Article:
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Early Music New York - Frederick Renz, Director

“a revered institution” — The New York Times

2017 - 2018 ~ NYC Subscription Concerts ~ 43rd Season

Notes - February 7, 2018

Early Notation

Q: What do you get when you cross a hurdy gurdy with an organ?

A: An unlikely series of Haydn masterpieces.

Haydn was no stranger to obscure musical instruments, having composed many works for his patron, Prince Nikolaus Esterházy I, to play on the baryton, which had two sets of strings – one for bowing, the other for plucking.

Ferdinand IV, King of Naples
Ferdinand IV

Starting in 1786, Ferdinand IV, King of Naples, commissioned a series of works for his favorite obscure instrument, the lira organizzata – essentially a hurdy gurdy outfitted with organ pipes – which may have been conceived with the saying “Idle hands are the devil's playthings” in mind: one hand turned a crank, the other played a keyboard.

Technical limitations meant the instrument could only play music written in the keys of C, F or G. Despite this restriction, Haydn – at the height of his creative powers – composed some of his best music for a series of concerti (with orchestra) and notturni (with chamber ensemble) for two lire for the King to perform with his teacher.

Lira organizzata
Lira organizzata

The notturni (nocturnes, or night music) contain “an almost unbelievable variety…” according to Haydn scholar H.C. Robbins Landon, “from meltingly beautiful slow introductions…to racy final rondos.”

Knowing a good thing when he wrote one, Haydn retained copies of the concerti and notturni. When he needed extra music for his first London sojourn in 1791, he re-orchestrated them, assigning the lire parts to flute and oboe, or two flutes; it is these versions that generally are performed today.

“Since God has given me a cheerful heart, He will forgive me for serving Him cheerfully.”
Joseph Haydn

Venue -

First Church of Christ, Scientist
Central Park West at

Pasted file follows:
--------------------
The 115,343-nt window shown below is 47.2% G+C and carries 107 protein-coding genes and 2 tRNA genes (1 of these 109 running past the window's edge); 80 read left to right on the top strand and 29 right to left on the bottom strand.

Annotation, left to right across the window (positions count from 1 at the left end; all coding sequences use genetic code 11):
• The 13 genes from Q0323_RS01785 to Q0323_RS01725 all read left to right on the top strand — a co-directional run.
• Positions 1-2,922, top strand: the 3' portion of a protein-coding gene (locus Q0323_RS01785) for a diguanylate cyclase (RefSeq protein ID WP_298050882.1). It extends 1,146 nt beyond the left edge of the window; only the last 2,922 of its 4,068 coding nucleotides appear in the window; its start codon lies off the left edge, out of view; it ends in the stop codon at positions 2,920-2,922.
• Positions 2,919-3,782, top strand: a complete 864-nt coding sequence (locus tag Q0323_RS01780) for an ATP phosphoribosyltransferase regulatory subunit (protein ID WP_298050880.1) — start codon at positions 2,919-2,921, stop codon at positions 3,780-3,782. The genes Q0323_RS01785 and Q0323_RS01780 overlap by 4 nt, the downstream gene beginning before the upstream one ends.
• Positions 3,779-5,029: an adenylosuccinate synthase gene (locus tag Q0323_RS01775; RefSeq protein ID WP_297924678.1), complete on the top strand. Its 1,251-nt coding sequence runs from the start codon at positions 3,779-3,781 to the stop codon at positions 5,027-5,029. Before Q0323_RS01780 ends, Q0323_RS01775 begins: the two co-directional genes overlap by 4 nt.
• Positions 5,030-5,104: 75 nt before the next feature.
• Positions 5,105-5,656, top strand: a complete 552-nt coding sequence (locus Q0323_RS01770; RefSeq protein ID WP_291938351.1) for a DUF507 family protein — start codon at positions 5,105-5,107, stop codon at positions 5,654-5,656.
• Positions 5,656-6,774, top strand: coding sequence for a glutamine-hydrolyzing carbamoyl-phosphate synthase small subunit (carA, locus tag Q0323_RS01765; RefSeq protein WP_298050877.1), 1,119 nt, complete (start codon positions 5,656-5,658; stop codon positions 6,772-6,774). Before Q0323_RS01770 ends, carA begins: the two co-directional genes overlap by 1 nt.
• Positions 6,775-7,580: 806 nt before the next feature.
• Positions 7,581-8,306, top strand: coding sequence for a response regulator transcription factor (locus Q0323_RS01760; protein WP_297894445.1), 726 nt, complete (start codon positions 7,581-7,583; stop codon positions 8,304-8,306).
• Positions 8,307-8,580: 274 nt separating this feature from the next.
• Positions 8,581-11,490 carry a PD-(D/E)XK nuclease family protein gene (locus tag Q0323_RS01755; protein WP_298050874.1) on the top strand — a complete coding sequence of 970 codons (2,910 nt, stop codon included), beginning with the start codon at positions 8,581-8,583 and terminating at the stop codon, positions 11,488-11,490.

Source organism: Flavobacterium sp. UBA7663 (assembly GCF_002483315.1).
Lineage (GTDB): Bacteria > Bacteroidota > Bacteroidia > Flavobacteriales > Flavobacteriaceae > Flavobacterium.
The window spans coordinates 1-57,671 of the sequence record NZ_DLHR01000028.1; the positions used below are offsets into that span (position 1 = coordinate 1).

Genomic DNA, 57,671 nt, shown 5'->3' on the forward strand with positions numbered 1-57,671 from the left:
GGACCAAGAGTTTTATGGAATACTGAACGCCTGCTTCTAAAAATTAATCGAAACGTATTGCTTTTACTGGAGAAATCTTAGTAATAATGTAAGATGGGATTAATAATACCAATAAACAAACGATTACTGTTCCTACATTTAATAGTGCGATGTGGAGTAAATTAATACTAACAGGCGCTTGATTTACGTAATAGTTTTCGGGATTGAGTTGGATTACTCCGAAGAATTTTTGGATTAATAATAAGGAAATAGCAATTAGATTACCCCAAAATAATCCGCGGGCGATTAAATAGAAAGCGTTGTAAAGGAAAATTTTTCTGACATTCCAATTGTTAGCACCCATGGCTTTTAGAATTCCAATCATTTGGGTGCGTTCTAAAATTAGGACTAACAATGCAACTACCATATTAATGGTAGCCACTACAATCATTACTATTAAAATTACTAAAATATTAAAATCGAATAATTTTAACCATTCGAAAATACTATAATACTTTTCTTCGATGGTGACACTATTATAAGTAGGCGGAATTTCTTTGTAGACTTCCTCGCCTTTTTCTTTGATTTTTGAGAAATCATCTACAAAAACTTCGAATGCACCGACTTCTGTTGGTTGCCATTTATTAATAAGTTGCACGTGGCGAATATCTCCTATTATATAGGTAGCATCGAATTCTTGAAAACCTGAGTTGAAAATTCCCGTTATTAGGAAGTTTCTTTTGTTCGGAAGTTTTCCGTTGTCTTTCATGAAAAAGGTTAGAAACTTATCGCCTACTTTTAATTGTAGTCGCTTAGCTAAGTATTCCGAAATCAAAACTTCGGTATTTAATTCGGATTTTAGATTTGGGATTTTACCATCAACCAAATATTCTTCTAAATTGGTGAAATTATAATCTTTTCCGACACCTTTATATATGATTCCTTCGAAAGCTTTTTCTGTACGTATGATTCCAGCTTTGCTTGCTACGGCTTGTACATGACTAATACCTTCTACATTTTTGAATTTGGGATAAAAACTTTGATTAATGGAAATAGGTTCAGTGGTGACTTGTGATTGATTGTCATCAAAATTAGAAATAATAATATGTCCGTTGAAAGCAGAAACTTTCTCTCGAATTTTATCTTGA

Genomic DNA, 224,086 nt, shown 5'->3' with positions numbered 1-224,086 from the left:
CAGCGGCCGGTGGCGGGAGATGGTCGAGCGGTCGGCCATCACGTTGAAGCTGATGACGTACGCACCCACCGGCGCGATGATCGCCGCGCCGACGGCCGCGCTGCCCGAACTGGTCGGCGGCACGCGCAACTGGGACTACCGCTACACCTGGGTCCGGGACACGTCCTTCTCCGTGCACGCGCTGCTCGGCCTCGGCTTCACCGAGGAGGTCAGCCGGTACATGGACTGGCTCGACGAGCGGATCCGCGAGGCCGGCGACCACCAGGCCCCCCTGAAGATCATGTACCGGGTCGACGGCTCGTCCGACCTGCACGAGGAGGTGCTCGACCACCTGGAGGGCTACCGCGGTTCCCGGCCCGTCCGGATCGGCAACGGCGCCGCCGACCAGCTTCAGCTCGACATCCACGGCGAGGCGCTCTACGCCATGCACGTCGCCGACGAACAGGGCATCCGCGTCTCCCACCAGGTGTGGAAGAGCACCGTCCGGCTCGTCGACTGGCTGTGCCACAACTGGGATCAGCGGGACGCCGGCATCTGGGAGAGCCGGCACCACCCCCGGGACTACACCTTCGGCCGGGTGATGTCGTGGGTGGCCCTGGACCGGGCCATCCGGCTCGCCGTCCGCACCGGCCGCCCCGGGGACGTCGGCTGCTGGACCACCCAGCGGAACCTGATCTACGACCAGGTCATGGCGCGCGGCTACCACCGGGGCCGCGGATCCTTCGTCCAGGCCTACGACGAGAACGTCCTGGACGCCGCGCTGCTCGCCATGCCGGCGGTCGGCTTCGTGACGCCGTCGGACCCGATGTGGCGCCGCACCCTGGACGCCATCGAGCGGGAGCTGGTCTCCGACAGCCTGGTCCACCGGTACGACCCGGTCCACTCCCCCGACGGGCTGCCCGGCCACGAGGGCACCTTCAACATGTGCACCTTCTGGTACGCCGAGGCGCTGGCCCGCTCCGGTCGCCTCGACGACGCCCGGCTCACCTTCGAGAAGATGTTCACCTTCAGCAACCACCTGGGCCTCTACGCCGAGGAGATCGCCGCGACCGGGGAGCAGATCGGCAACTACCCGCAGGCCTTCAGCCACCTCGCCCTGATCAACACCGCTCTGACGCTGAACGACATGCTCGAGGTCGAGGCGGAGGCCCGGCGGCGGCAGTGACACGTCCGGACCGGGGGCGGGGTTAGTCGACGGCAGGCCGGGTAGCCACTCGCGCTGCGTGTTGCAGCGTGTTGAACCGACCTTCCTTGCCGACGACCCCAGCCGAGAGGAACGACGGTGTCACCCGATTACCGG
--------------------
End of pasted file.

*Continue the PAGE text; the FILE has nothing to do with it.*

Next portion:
68th Street
First Church interior
Near Lincoln Center, the First Church of Christ, Scientist faces Central Park at 68th St. and is reached via the M72, M10 and Columbus Ave. M7 & M11 bus lines; subways C to 72nd at Central Park West (70th St. exit) & #1 to 66th at Broadway. Parking garages are available along W. 68th and W. 66th Streets. For information regarding disability access call 212-280-0330.
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th Street in Lincoln Square, click  here.

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Genial Kapellmeister
Saturday, March 3rd at 7:30 pm
First Church of Christ,  Scientist
Central Park West at 68th Street

Maestro Renz
Maestro Renz
devotes an entire evening to a single composer: the beloved and endlessly inventive “Papa” Haydn. With his unique combination of genius and geniality, Haydn developed some of the freshest, most original classical symphonies of his time, from the stormy to the sublime, while in service at the remote Esterházy estate in Hungary.

(subject to change)

JOSEPH HAYDN (1732-1809)

Symphony No. 34 in d minor (H.I:34), ca. 1766
Notturno No. 27 in G (H.II:27), 1788-90, rev. 1792
L’isola disabitata: Overture (H.Ia:13), 1779
Symphony No. 63 in C, “Roxelane”
(H.I:63, version 2), 1779

Venice to Vienna
Saturday, May 5th at 7:30 pm
First Church of Christ,  Scientist
Central Park West at 68th Street

The Concert by Lionello Spada  c. 1615
The ‘new’ Italian style of Claudio Monteverdi and his contemporaries, blossoming at the turn of the 17th century, quickly made its way across the Alps, as Italians were engaged by Austrian and German courts. In addition to Monteverdi, composers will include Heinrich Ignaz von Biber, whose Battalia has been an audience favorite for almost 350 years, and Carlo Farina, whose Capriccio stravagante feat
ures a veritable carnival of the animals.

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